From Voice Of Europe, almost 90 percent of refugees who got their residency papers in 2014 in the Netherlands are unemployed.  (So much for the idea that Europe needs immigrants to fill their work force.  If you read Dutch, read the story at De Telegraaf.)

From The Old Continent, German cities are plagued by "Lebanese gangs".

From News(dot)com(dot)au, an Italian seat manufacturer introduces an airplane seat that would probably give yours truly some discomfort.  (via the New York Post)

From Live Science, scientists still haven't quite figured out the "weird pit of magma" beneath Yellowstone.

From Breitbart London, Nelson's column will not be demolished.

From Fox News, Greek authorities detain hundreds of illegal aliens migrants who had entered from Turkey.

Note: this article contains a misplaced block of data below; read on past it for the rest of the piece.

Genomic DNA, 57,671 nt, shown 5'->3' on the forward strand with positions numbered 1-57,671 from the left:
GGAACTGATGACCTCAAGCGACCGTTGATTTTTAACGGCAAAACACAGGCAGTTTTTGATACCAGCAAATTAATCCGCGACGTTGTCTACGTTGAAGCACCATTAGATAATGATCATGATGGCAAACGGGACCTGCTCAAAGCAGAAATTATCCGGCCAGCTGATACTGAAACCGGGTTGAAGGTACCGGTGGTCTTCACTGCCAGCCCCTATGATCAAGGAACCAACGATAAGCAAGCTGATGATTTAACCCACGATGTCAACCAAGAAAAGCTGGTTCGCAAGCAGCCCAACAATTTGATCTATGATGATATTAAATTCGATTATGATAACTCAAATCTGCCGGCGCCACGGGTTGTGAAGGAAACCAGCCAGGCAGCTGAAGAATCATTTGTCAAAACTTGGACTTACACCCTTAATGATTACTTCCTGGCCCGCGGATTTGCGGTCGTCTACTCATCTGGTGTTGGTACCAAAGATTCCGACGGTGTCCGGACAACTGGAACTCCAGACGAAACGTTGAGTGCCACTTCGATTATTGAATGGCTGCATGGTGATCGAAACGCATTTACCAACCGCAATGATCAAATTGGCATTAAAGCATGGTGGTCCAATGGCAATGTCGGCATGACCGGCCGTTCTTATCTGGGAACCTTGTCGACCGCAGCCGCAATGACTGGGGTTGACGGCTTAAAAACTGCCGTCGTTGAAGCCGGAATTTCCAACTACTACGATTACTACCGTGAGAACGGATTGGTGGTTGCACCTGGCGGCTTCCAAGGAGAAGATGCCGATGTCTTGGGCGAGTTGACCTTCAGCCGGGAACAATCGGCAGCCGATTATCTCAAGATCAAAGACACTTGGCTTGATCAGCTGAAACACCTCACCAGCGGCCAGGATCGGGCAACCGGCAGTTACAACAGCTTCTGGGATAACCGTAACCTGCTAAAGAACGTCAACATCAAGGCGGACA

From France24, the IMF predicts 3.9 percent economic growth for the next year.

From the Express, Morrissey slams Mayor Sadiq Khan for the violence in London.

From Turkish Minute, from an opinion column, Turkish President Erdoğan urges Muslim minorities to dominate non-Muslim majorities.

From Khaama Press, ISIS executes a 14-year-old boy for helping Afghan security forces.

From The Nation, ISIS targets Christians in Pakistan.

From Gatestone Institute, is mass migration in Germany a no-win situation?

And from The Loop, this year's Boston Marathon "was weird even by marathon standards".

Monday, April 16, 2018

A Marathon, A Sad Observance, And Monday Links

As the Boston Marathon gets underway, and Virginia Tech observes the 11th anniversary of the on-campus shootings, here are some things going on:

From WDBJ, Virginia Tech honors the victims of the 2007 shootings.